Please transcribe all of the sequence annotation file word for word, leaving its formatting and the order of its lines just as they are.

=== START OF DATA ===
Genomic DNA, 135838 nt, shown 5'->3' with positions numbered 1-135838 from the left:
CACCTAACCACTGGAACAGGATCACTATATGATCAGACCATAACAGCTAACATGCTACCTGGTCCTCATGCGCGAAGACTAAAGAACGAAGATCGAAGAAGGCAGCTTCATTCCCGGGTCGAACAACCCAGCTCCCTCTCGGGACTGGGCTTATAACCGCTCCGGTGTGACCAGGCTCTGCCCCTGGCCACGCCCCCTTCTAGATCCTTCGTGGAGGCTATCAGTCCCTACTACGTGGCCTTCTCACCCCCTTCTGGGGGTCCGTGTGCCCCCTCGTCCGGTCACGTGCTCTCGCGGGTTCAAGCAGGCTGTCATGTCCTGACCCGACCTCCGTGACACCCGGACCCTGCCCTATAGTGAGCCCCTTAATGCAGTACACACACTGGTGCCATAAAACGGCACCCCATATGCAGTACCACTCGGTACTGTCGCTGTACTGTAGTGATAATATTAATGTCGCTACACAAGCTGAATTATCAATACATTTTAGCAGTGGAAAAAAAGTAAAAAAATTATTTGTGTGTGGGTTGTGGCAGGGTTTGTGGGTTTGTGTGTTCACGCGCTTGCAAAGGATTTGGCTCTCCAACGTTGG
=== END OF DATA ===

Genomic DNA, 135838 nt, shown 5'->3' with positions numbered 1-135838 from the left:
CACCTAACCACTGGAACAGGATCACTATATGATCAGACCATAACAGCTAACATGCTACCTGGTCCTCATGCGCGAAGACTAAAGAACGAAGATCGAAGAAGGCAGCTTCATTCCCGGGTCGAACAACCCAGCTCCCTCTCGGGACTGGGCTTATAACCGCTCCGGTGTGACCAGGCTCTGCCCCTGGCCACGCCCCCTTCTAGATCCTTCGTGGAGGCTATCAGTCCCTACTACGTGGCCTTCTCACCCCCTTCTGGGGGTCCGTGTGCCCCCTCGTCCGGTCACGTGCTCTCGCGGGTTCAAGCAGGCTGTCATGTCCTGACCCGACCTCCGTGACACCCGGACCCTGCCCTATAGTGAGCCCCTTAATGCAGTACACACACTGGTGCCATAAAACGGCACCCCATATGCAGTACCACTCGGTACTGTCGCTGTACTGTAGTGATAATATTAATGTCGCTACACAAGCTGAATTATCAATACATTTTAGCAGTGGAAAAAAAGTAAAAAAATTATTTGTGTGTGGGTTGTGGCAGGGTTTGTGGGTTTGTGTGTTCACGCGCTTGCAAAGGATTTGGCTCTCCAACGTTGG